Wright: The Maryland Redistricting Reform Commission recommended a nine-member commission three each from the Republican and Democratic parties and three non-aligned citizens. States that have moved toward similar entities to carryout redistricting include Iowa, Washington, Arizona, California, New Jersey and Rhode Island. Whatever entity is charged with redistricting, I am in favor of districts that are compact and contiguous, and reflect more nearly county and municipal boundaries rather than voter registration, previous election results and office holder’s addresses. According to a February Goucher College poll, over 70% of Maryland residents agree.
Does the Law Enforcement Officers Bill of Rights adequately balance protections for police and the public? Should it be changed, and if so, how?
Wright: The 1974 Law Enforcement Officers Bill of Rights was meant to address a particular circumstance in which police officers’ rights were not being protected as they should be. Today where public trust, essential to the effective and efficient conduct of law enforcement, is at issue, a new balance must be struck. Procedures to accommodate the need for transparency are required so that members of the public are able to follow investigations into possible wrong doing and have confidence in the system.
What strategy would you adopt to address the opioid addiction and overdose crisis?
Wright: Addiction to opioids, like other substance use disorders, requires a continuum of services including prevention, inpatient detox, inpatient rehabilitation, outpatient therapy and medication assisted treatment, supportive housing and recovery resource centers. Recovery resource centers, with 12-step fellowships, education and training programs, and a sober social setting has been shown to help individuals develop and maintain a healthy lifestyle which supports recovery. A separate and secure source of funding should be established for this important component of recovery.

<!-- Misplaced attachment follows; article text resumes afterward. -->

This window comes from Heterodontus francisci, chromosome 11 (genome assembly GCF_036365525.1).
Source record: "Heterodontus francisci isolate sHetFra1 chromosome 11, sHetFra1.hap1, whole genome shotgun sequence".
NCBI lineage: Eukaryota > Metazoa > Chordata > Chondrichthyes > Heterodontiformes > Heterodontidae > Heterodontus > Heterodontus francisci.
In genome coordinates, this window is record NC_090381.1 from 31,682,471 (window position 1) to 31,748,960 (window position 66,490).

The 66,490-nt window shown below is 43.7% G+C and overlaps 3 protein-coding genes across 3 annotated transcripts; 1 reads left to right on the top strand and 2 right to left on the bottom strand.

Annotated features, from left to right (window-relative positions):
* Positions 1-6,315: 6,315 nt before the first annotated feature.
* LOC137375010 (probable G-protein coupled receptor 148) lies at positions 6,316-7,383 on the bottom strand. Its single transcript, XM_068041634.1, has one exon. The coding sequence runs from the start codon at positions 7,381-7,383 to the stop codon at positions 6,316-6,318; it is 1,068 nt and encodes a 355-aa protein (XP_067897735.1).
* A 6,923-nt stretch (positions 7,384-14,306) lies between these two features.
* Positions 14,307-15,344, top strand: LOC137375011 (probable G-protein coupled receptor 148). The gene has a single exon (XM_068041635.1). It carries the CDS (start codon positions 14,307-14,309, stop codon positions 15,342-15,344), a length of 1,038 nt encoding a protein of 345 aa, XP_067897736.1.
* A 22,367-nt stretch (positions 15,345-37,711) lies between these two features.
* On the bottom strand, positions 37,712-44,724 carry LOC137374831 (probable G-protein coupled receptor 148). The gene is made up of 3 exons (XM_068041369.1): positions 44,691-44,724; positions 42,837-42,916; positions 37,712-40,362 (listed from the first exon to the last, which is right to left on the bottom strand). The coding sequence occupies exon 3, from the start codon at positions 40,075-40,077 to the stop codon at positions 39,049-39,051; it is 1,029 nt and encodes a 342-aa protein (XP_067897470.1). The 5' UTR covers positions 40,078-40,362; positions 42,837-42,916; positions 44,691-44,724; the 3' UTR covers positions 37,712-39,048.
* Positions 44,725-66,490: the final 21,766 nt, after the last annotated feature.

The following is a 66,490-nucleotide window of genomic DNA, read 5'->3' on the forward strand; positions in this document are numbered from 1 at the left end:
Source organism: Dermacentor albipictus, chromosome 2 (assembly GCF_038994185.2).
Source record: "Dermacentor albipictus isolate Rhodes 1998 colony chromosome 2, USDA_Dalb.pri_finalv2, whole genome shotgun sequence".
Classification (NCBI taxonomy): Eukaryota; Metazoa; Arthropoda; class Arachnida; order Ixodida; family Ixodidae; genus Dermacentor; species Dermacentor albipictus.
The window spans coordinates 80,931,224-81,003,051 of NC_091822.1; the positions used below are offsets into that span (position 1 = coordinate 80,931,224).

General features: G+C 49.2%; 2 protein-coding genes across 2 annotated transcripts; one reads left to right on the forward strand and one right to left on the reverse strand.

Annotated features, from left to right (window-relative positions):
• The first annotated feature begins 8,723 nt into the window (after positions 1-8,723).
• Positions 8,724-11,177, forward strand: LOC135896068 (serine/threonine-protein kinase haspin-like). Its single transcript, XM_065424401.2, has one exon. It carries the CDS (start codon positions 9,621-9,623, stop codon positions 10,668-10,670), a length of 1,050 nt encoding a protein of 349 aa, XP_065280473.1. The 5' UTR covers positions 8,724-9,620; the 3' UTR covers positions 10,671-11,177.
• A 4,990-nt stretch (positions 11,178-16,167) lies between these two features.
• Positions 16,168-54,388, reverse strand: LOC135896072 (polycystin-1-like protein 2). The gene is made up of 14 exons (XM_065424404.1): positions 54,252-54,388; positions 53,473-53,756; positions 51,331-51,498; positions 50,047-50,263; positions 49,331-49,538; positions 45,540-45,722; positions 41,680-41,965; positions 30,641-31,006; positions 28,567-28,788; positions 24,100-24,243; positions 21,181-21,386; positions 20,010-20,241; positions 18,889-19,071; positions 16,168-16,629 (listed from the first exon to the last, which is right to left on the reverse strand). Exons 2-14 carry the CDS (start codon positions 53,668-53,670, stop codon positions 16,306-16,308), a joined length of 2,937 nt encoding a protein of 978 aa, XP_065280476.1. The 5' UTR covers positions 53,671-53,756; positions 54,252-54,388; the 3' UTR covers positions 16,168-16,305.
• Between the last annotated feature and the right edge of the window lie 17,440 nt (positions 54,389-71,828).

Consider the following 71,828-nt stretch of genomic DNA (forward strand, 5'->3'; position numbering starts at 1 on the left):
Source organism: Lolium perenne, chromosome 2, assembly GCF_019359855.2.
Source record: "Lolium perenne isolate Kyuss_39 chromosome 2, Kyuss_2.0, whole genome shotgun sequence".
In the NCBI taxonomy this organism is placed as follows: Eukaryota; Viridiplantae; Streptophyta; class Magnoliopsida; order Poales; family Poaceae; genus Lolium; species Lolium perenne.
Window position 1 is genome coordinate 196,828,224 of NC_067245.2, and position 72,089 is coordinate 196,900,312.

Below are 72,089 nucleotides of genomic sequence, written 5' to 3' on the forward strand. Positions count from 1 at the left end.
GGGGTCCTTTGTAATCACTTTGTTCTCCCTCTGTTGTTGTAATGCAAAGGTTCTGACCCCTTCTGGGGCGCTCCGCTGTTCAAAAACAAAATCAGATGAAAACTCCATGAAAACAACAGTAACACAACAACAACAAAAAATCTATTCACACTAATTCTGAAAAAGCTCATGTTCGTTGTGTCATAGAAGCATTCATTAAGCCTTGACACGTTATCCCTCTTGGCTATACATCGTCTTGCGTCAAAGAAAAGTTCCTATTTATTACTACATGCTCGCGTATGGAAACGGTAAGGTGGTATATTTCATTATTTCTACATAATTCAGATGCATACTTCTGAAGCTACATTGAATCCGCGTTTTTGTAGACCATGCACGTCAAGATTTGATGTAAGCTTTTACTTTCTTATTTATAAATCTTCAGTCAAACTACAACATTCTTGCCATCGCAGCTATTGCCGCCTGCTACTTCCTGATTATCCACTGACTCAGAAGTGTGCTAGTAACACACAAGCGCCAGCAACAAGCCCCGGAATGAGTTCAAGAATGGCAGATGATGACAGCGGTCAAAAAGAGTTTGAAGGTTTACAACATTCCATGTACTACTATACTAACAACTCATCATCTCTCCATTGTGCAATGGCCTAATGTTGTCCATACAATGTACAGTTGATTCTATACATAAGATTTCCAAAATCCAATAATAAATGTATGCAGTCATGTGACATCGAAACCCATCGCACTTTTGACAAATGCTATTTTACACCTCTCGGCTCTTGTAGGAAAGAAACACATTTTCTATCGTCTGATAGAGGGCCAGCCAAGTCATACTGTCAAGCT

What if anything should the state do to address income inequality?
Wright: Reforms in the state funding of k-12 education and universal pre-kindergarten can help support those in at risk communities to get a better start in school to address issues of multi-generational poverty. As the Commission on Innovation and Excellence in Education has recommended, the state should provide more funding for pre-kindergarten with no charge for four year olds from families at or below 300% of the federal poverty level while higher income families would pay a portion of the cost. Income inequality could also be addressed through an increase in the minimum wage, with more gradual rate increases for companies with less than 50 employees. The Consumer Price Index, should used to keep the rate of increase in keeping with the conditions of the economy.
Do the state’s Public Information Act and open meetings laws adequately ensure Marylanders’ ability to exercise oversight of the government?
Wright: More effective procedures for public notice of permitting processes should be required so that on major development or infrastructure projects the public is aware from the beginning.